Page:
Second meaning. 2. The Spiritual/Present meaning of Christ giving his body and blood is the daily forgiveness and renewal which the Christian ever has whenever he encounters sin walking along the pilgrim pathway. This cleansing is for the body and spirit. It is present tense. The communion meal demonstrates what Christ did on Calvary and so is an apt opportunity to restore spiritual fellowship with God. It is not the only opportunity to do so – one can, and should, pray for forgiveness of body and restoration of spirit whenever the need arises – but nevertheless the communal eating of bread and grape juice together is a meaningful time when and where such restoration and thankfulness is enjoined. To take Communion without first restoring fellowship with God by personal contrition and looking to Calvary for forgiveness is a brazen act. Even though the man is saved, such effrontery will be punished by God.
Third meaning: 3. The doctrinal/future application of partaking of Christ’s body applies when Christians get a new physical immortal body from Christ’s very own glorified body. This will entail a transformation of the remains of our old bodies into a new body fashioned from Christ’s. Of course, how this happens is as yet mysterious – although the powerful fuse that will trigger this change has already been implanted into every Christian (“as many as received him, to them gave he power to become the sons of God,” John 1:12).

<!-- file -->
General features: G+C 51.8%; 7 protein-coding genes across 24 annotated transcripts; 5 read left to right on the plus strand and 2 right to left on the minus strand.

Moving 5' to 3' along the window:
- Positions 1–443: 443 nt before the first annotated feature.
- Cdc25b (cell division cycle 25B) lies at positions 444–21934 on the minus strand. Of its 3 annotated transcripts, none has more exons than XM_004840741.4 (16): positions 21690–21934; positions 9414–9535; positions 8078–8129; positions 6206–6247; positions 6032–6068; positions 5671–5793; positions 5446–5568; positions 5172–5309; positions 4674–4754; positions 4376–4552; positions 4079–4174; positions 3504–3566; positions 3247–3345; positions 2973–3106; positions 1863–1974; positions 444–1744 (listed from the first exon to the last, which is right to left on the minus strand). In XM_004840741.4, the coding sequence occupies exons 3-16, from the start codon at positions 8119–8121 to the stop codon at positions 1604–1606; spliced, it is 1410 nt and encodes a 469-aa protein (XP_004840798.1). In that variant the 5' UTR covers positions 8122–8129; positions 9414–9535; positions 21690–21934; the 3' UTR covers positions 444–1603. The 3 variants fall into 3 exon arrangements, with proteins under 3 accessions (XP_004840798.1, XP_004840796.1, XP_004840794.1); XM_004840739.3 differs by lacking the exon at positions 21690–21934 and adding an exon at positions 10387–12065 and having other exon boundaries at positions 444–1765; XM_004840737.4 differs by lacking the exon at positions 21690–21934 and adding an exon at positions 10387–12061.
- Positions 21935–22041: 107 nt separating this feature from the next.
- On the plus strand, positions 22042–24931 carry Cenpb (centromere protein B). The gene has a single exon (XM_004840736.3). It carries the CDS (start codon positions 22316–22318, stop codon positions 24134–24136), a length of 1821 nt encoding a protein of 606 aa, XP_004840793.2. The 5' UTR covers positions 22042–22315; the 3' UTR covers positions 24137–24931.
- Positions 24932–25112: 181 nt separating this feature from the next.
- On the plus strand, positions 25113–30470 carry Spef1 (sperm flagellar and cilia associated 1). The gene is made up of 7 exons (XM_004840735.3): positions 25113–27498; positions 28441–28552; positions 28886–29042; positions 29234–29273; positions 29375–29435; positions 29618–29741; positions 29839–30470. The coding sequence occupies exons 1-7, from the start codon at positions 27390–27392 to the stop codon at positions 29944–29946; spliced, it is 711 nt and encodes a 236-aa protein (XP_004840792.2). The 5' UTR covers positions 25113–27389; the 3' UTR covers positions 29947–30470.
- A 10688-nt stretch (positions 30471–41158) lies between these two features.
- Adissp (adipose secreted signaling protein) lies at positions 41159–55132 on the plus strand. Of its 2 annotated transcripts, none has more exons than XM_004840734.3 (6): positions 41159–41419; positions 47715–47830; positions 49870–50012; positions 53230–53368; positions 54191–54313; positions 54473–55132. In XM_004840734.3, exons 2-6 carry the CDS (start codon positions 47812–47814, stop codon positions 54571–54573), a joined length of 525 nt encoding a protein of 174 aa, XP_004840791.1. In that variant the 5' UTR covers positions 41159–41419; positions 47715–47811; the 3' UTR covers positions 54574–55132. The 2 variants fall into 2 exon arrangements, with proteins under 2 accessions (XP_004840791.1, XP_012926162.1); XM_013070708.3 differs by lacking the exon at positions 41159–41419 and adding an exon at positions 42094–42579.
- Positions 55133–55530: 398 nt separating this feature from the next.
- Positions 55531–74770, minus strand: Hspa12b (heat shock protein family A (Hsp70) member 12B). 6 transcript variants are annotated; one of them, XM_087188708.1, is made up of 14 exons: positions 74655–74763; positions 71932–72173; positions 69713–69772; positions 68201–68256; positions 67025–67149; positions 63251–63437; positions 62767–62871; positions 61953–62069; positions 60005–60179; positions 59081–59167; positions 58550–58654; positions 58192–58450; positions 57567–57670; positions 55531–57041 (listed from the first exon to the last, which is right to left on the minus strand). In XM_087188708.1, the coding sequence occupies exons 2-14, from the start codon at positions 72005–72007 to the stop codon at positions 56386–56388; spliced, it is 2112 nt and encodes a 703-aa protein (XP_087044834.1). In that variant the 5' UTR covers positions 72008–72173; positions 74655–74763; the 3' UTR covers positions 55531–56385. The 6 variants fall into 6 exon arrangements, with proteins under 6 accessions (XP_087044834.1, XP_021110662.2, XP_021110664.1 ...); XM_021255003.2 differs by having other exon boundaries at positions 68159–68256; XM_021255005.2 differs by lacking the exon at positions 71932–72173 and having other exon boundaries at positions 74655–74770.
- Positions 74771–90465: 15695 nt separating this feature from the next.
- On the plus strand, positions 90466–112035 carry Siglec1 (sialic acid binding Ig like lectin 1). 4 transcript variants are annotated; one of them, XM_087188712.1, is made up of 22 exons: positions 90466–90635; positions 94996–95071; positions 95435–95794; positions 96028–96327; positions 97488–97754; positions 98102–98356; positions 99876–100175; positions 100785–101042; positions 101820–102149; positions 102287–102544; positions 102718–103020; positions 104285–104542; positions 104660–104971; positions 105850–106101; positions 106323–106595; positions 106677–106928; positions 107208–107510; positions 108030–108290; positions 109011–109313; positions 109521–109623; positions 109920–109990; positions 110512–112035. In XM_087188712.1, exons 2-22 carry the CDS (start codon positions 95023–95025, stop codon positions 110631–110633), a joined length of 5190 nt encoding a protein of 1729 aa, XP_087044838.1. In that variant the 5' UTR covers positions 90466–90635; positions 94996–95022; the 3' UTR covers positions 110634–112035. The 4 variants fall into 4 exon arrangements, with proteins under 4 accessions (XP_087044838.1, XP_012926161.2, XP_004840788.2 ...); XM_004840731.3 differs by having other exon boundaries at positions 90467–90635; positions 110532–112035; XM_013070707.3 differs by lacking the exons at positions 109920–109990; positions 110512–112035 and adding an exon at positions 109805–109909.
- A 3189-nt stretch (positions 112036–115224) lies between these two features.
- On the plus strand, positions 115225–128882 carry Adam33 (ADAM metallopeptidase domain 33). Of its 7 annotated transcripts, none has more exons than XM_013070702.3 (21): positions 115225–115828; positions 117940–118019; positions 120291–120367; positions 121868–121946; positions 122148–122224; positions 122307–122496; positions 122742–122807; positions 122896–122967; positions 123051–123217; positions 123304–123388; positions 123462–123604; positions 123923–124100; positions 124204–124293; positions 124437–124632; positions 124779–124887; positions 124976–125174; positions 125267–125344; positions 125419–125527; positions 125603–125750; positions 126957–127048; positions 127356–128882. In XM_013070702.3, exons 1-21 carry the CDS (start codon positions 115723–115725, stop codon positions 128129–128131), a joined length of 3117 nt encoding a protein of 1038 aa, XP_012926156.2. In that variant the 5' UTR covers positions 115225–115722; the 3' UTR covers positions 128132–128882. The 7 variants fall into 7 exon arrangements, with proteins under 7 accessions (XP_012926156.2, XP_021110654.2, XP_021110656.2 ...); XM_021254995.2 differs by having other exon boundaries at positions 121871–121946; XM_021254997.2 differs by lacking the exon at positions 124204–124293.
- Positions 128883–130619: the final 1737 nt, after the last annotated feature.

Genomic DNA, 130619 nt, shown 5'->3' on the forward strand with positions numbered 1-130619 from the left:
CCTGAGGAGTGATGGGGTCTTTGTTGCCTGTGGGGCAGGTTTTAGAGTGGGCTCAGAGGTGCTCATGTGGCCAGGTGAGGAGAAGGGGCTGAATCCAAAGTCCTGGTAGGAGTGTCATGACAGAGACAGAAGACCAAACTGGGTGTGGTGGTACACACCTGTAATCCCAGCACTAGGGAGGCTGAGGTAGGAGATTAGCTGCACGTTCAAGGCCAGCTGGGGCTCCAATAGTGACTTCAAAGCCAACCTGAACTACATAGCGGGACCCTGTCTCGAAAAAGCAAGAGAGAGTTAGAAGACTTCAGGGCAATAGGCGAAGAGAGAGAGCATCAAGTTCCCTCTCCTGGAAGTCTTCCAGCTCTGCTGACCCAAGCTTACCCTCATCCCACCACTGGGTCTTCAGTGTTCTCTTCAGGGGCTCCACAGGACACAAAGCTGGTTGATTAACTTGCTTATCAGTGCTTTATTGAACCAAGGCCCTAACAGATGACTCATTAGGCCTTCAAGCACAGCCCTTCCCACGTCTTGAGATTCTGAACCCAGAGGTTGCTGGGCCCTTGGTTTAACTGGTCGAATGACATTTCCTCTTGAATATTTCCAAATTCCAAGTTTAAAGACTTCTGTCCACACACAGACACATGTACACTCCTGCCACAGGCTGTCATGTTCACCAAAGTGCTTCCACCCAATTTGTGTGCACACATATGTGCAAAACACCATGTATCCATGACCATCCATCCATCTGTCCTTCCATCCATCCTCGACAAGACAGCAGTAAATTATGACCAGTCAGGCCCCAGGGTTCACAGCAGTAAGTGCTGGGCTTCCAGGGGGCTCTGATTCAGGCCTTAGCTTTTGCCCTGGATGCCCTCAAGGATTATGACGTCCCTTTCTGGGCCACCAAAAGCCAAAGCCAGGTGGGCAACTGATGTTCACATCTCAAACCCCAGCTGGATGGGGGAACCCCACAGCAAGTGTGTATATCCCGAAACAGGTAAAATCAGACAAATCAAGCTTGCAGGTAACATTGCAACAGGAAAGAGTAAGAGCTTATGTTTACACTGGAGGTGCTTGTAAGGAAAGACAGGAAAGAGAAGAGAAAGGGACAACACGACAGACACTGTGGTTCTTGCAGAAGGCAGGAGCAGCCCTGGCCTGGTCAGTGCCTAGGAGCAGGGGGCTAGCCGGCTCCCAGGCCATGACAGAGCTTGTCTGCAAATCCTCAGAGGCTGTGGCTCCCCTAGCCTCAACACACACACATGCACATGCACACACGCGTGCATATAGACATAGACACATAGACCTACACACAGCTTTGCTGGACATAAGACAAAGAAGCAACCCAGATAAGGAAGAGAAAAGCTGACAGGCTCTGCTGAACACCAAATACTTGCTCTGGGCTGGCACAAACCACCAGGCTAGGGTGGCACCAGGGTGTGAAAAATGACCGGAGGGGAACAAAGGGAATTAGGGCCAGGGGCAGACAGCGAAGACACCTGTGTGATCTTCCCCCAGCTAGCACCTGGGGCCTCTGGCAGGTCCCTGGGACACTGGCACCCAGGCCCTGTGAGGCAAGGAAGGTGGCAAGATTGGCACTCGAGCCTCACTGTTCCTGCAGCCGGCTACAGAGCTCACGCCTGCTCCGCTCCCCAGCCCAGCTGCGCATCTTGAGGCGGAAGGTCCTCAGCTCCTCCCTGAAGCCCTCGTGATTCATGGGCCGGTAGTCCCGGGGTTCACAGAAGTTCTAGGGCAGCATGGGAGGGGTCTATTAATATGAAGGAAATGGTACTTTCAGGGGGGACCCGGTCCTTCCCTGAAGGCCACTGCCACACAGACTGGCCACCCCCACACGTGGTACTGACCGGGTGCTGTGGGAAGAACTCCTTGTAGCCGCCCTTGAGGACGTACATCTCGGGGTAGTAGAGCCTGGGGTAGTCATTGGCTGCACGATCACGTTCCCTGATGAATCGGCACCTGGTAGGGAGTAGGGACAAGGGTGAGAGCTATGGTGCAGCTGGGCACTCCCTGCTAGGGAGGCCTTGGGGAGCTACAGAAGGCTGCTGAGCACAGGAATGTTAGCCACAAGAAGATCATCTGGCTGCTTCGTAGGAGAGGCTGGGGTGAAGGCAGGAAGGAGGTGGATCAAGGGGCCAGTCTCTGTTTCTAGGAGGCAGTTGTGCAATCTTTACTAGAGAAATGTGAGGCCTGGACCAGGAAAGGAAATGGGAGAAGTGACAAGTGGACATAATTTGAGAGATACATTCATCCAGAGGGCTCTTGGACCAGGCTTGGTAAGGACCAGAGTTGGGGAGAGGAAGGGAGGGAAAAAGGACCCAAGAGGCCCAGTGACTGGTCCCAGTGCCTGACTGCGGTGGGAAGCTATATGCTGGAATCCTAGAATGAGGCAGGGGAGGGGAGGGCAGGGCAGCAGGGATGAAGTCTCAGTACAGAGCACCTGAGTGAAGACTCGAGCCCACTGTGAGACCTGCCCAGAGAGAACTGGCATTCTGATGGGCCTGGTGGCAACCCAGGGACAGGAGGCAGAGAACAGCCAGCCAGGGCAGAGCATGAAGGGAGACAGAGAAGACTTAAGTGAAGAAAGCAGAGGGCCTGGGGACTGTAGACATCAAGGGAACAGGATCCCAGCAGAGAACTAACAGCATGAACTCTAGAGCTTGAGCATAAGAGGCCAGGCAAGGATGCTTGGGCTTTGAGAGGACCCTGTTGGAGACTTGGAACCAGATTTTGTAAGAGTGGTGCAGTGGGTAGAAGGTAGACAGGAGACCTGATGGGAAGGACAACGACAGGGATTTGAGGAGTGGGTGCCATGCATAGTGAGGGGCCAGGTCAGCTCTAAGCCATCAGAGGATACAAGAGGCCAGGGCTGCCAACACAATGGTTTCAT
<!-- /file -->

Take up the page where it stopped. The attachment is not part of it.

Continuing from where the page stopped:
Future meaning for others.
The spiritual application of Communion differs for generations of humans born to saved nations after the Church-age. Their natural bodies will have everlasting life as long as they are permitted to enter into the New Jerusalem every month to eat from the tree of life and drink of the river of life – an opportunity only made possible for them by keeping the commandments of God and begging the grace of Christ’s blood atonement at Calvary which gives them forgiveness of sins. (Rev. 21:6,17; 22:2,14-15; 2:7).
It took a comprehensive study of the scriptures to properly divide the differences in meaning and application of Communion. An unsaved and lazy pagan would simply pretend all meanings overlap and create a magpies nest of incoherent nonsense where a piece of bread is worshipped and getting tipsy drinking a glass of rosé from a golden cup confers eternal life!
That is why there isn’t one Roman Catholic bishop, arch-bishop, cardinal, or pope who could understand the least bit of what we have just explained from the scriptures: “But the natural man receiveth not the things of the Spirit of God: for they are foolishness unto him: neither can he know them, because they are spiritually discerned.” 1 Corinthians 2:14.